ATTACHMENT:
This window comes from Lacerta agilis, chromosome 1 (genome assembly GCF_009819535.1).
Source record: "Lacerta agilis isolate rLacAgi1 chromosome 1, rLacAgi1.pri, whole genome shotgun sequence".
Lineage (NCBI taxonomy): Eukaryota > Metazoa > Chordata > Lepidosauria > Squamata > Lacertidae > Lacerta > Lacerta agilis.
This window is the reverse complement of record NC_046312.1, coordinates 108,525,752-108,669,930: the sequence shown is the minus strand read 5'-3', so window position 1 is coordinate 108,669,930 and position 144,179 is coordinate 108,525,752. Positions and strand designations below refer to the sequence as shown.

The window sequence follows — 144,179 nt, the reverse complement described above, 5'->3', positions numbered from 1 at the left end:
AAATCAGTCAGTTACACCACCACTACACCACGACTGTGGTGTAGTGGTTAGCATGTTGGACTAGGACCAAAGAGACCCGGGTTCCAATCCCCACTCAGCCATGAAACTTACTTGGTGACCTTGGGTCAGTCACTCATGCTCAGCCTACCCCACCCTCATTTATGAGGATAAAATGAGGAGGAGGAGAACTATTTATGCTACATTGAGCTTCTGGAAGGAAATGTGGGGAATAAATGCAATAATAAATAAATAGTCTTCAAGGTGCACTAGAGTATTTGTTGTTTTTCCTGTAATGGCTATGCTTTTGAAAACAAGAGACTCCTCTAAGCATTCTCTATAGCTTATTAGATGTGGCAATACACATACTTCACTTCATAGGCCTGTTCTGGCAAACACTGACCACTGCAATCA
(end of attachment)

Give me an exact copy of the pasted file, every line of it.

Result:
This window comes from Lacerta agilis, chromosome 1 (genome assembly GCF_009819535.1).
Source record: "Lacerta agilis isolate rLacAgi1 chromosome 1, rLacAgi1.pri, whole genome shotgun sequence".
Lineage (NCBI taxonomy): Eukaryota > Metazoa > Chordata > Lepidosauria > Squamata > Lacertidae > Lacerta > Lacerta agilis.
This window is the reverse complement of record NC_046312.1, coordinates 108,525,752-108,669,930: the sequence shown is the minus strand read 5'-3', so window position 1 is coordinate 108,669,930 and position 144,179 is coordinate 108,525,752. Positions and strand designations below refer to the sequence as shown.

The window sequence follows — 144,179 nt, the reverse complement described above, 5'->3', positions numbered from 1 at the left end:
AAATCAGTCAGTTACACCACCACTACACCACGACTGTGGTGTAGTGGTTAGCATGTTGGACTAGGACCAAAGAGACCCGGGTTCCAATCCCCACTCAGCCATGAAACTTACTTGGTGACCTTGGGTCAGTCACTCATGCTCAGCCTACCCCACCCTCATTTATGAGGATAAAATGAGGAGGAGGAGAACTATTTATGCTACATTGAGCTTCTGGAAGGAAATGTGGGGAATAAATGCAATAATAAATAAATAGTCTTCAAGGTGCACTAGAGTATTTGTTGTTTTTCCTGTAATGGCTATGCTTTTGAAAACAAGAGACTCCTCTAAGCATTCTCTATAGCTTATTAGATGTGGCAATACACATACTTCACTTCATAGGCCTGTTCTGGCAAACACTGACCACTGCAATCA